Nosh.com 404 page

Being directed to an error page isn’t usually a cause for celebration, but Nosh.com’s ‘404′ used to be the exception. Until recently, a video depicted the battle between Nosh’s armed operatives and the ‘hostile’ web page that was looking to escape your clutches. It appears to have been taken down now – but you can still see it by heading here.

Make YouTube crazy

Want to add something different (and totally pointless) to your YouTube viewing session? Simply hold your cursor over the player window and type “awesome” to transform the progress bar into a strobing technicolour rainbow nightmare.

Wikipedia being all meta

The Wikipedia entry for Easter egg (media) actually includes an example of an Easter egg in its main image…

IMDB.com: Spinal Tap

Head over to www.imdb.com and search for This Is Spinal Tap and you might notice something odd about the rating

The Book of Mozilla

Type ‘about:mozilla’ into the address bar of Firefox to access a quote from Mozilla’s Biblical parody, an ongoing easter egg that first appeared in Netscape 1.1 back in the days when social networking simply meant ‘going to the pub’.

Google’s best easter eggs

We could fill an entire article with Google easter eggs alone – there are dozens of them out there. We’ve no idea how they find the time – shouldn’t they be off ruling the world or something? Anyway, here are some highlights:

Barrel roll

Google likes to hide surprises in its search engine that get triggered by the right phrase, the sneaky devil. Try searching for ‘do a barrel roll’ for one such egg.

Google Maps

Take a peek at map reference +45° 7’25.87″, -123° 6’48.97″ (above), or ask for directions from 37.646362, -115.751004 to 37.646566, -115.750982, then switch on satellite mode.


Search for ‘Askew’ and your results will be a little, well, askew.

Offline dinosaur

If you’re using Chrome on a phone without an internet connection, you’ll get a little error dinosaur screen. Tap that dino and it’ll launch a pixellated, monochrome endless runner game to keep you enteratined until you find Wi-Fi again.

Google Atari Breakout

Head over to google images and search for ‘Atari Breakout’ for an instant bit of retro gaming fun.

Pac maps

Head to Google Maps around April Fool’s Day every year for a chance to navigate a hungry Pac-Man throughout your local area or wherever you choose: just click the Pac-Man button in the bottom left corner and you’re away!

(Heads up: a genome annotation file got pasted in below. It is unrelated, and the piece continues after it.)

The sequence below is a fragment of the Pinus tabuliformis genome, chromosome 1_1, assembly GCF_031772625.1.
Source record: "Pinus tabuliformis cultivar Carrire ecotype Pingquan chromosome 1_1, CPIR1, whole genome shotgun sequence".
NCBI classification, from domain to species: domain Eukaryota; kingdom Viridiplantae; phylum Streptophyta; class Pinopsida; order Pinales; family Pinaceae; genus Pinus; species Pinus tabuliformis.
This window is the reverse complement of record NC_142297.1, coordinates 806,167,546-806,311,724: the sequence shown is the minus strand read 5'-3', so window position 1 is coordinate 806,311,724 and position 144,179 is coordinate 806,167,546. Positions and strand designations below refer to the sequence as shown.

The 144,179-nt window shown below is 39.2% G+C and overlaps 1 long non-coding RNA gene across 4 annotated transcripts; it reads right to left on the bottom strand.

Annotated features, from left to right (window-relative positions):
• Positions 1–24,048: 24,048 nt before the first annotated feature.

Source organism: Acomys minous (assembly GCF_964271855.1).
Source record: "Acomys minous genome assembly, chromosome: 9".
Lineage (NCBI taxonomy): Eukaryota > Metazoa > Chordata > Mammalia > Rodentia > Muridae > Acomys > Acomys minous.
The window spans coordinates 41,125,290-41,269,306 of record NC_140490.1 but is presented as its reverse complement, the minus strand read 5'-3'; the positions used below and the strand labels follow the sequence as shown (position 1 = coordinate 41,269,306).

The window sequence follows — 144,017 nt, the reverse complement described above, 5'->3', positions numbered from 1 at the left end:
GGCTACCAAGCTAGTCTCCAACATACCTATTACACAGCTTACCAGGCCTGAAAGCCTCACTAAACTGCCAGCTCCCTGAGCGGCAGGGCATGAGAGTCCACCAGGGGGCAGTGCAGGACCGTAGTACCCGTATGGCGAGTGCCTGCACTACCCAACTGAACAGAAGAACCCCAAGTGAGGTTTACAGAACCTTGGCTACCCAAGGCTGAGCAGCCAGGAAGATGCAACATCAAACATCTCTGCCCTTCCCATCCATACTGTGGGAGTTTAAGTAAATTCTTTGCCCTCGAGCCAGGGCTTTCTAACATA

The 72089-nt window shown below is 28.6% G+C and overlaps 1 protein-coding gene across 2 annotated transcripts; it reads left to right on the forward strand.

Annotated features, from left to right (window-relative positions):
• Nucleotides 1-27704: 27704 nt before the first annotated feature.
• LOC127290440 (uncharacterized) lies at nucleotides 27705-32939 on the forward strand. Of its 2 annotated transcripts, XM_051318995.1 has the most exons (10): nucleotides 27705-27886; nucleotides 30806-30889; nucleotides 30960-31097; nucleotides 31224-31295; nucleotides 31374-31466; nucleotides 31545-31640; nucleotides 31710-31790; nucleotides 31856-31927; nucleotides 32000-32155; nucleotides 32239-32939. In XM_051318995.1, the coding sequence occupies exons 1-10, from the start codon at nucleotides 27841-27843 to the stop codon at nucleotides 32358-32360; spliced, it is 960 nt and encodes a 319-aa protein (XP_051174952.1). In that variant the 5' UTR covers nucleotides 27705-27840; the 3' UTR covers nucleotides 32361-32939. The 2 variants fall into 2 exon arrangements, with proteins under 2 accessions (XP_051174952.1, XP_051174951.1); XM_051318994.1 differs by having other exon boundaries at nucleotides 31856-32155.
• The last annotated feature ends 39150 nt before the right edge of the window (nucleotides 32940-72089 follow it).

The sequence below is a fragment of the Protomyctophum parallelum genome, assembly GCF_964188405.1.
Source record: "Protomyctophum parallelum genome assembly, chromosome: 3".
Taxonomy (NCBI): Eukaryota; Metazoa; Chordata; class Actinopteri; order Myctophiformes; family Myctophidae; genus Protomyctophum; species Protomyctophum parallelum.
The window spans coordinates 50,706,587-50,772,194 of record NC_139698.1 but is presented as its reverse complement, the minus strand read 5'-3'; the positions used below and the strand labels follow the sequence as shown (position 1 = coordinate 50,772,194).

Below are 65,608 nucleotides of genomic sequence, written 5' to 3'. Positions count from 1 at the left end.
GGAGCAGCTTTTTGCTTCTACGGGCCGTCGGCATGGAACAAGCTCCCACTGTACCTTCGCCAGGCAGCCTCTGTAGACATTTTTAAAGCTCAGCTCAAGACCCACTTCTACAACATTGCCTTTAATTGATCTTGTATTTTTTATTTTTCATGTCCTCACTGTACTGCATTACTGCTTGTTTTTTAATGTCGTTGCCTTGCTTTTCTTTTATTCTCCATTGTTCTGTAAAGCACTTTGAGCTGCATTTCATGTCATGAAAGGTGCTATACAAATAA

iGoogle Nessie

The Scots beastie appears in iGoogle’s Beach theme. In a reference to pi, Nessie surfaces at 3:14am daily. Other themes include UFOs and the Northern Lights.

Google Zerg rush

Searching for ‘zerg rush’ in Google will result in a bunch of pesky ‘O’s invading the page and killing off all of the search results. You can kill them off by shooting them with the mouse cursor, but you’ll soon be overwhelmed – just like you would have been by an onslaught of Zerg enemies in StarCraft, where the term originated.

AI voice assistants

Amazon Alexa

Got yourself an Echo or similarly Alexa-equipped piece of kit? A host of cheeky quips and secrets await. Here are just a few of our favourite questions to ask her:

  • "Alexa, what is the meaning of life, the universe, and everything?"
  • "Alexa, are we in the Matrix?"
  • "Alexa, speak like Yoda."
  • "Alexa, do you know Hal?"
  • "Alexa, winter is coming."
  • "Alexa, set phasers to kill."
  • "Alexa, are you Skynet?"
  • "Alexa, beam me up."
  • "Alexa, who you gonna call?"
  • "Alexa, do you know Siri?"
  • "Alexa, what do you think about Google Now?"
  • "Alexa, can you pass the Turing test?"
  • "Alexa, is the cake a lie?"
  • "Alexa, do a barrel roll!"
  • "Alexa, all your base are belong to us."
  • "Alexa, what do you think of Mr. Robot?"



Similarly, Apple’s own voice assistant isn’t above a few inside jokes and cheeky hijinks. Just check out a few of the questions that’ll get a rise out of the iAssistant:

  • "Siri, when will the world end?"
  • "Siri, what’s the meaning of life?"
  • "Siri, do you have a boyfriend?"
  • "Siri, how much wood could a woodchuck chuck if a woodchuck could chuck wood?"
  • "Siri, are you her?"
  • "Siri, what came first, the chicken or the egg?"


Finally, we’ve Microsoft’s AI helper – and she, too, has a fair helping of one-liners and quirks to enjoy. Try these:

  • "What does Cortana mean?"
  • "Who’s your daddy?"
  • "Do you know Clippy?"
  • "What’s the best phone?"
  • "What do you think of Google?"
  • "What do you think of Microsoft Office?"
  • "What do you think of Siri?"
  • "Tell me about Halo"
  • "Beam me up, Scotty!"


Profile image of Tristan Donovan Tristan Donovan


Tristan is a podcast script editor, and former freelance journalist, and contributor to Stuff magazine and Stuff.tv